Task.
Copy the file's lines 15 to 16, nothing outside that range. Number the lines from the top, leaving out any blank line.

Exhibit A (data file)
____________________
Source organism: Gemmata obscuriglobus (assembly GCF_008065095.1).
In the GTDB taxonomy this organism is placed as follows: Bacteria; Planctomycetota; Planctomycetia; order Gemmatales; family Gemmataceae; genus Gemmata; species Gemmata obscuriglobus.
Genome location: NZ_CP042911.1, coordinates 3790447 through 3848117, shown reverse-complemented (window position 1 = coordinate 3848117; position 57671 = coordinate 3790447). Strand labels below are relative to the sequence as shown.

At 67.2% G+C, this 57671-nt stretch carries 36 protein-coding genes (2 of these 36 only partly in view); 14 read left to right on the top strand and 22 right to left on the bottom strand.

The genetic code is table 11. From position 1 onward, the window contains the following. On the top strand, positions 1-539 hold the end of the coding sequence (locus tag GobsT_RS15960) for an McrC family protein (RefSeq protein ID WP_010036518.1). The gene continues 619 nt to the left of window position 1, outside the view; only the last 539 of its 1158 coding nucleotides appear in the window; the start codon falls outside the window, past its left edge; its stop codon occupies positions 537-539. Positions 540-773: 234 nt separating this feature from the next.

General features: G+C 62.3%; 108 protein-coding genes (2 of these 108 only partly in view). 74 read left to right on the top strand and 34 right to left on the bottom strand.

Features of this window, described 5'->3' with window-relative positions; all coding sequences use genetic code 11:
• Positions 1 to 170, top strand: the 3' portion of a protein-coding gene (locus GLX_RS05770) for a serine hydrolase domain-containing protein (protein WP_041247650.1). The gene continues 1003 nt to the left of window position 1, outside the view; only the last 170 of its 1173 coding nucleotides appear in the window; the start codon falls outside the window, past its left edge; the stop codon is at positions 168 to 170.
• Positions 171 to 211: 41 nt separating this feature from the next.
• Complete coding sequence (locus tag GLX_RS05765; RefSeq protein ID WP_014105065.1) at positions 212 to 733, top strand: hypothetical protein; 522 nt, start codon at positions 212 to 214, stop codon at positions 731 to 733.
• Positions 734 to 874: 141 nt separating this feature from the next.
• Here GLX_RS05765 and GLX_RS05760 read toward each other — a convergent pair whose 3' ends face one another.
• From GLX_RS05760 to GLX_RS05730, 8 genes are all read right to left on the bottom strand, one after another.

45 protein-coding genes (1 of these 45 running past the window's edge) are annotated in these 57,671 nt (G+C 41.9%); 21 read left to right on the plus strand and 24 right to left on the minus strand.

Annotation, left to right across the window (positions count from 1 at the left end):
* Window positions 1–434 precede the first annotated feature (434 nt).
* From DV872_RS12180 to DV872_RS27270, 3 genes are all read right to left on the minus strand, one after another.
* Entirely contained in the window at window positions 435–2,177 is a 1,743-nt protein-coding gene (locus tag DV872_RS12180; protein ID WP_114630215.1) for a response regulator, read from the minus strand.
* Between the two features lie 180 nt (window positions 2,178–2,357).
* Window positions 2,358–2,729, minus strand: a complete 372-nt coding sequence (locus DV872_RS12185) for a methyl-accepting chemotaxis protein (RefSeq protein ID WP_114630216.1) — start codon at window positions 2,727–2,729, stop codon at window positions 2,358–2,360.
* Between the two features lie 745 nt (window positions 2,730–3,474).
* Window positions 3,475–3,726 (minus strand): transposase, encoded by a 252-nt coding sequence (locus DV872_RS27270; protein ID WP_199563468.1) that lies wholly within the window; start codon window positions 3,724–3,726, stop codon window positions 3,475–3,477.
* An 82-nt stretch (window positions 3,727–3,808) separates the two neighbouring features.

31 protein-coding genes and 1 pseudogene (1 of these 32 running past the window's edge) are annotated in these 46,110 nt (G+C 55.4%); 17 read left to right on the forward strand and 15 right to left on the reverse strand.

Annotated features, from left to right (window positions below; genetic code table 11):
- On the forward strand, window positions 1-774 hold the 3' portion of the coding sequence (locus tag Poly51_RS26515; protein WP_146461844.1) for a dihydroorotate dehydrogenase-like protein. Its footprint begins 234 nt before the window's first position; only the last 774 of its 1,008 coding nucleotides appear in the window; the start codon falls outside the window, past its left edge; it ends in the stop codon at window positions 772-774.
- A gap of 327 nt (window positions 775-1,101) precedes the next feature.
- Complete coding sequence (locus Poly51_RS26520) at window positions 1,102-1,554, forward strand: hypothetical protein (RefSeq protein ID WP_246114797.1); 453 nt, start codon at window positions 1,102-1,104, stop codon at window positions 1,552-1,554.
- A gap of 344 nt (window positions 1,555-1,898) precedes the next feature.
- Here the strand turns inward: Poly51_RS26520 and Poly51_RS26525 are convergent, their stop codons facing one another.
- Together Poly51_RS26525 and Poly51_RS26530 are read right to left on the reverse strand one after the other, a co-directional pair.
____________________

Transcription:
Annotation, left to right across the window (positions count from 1 at the left end):
* Window positions 1–434 precede the first annotated feature (434 nt).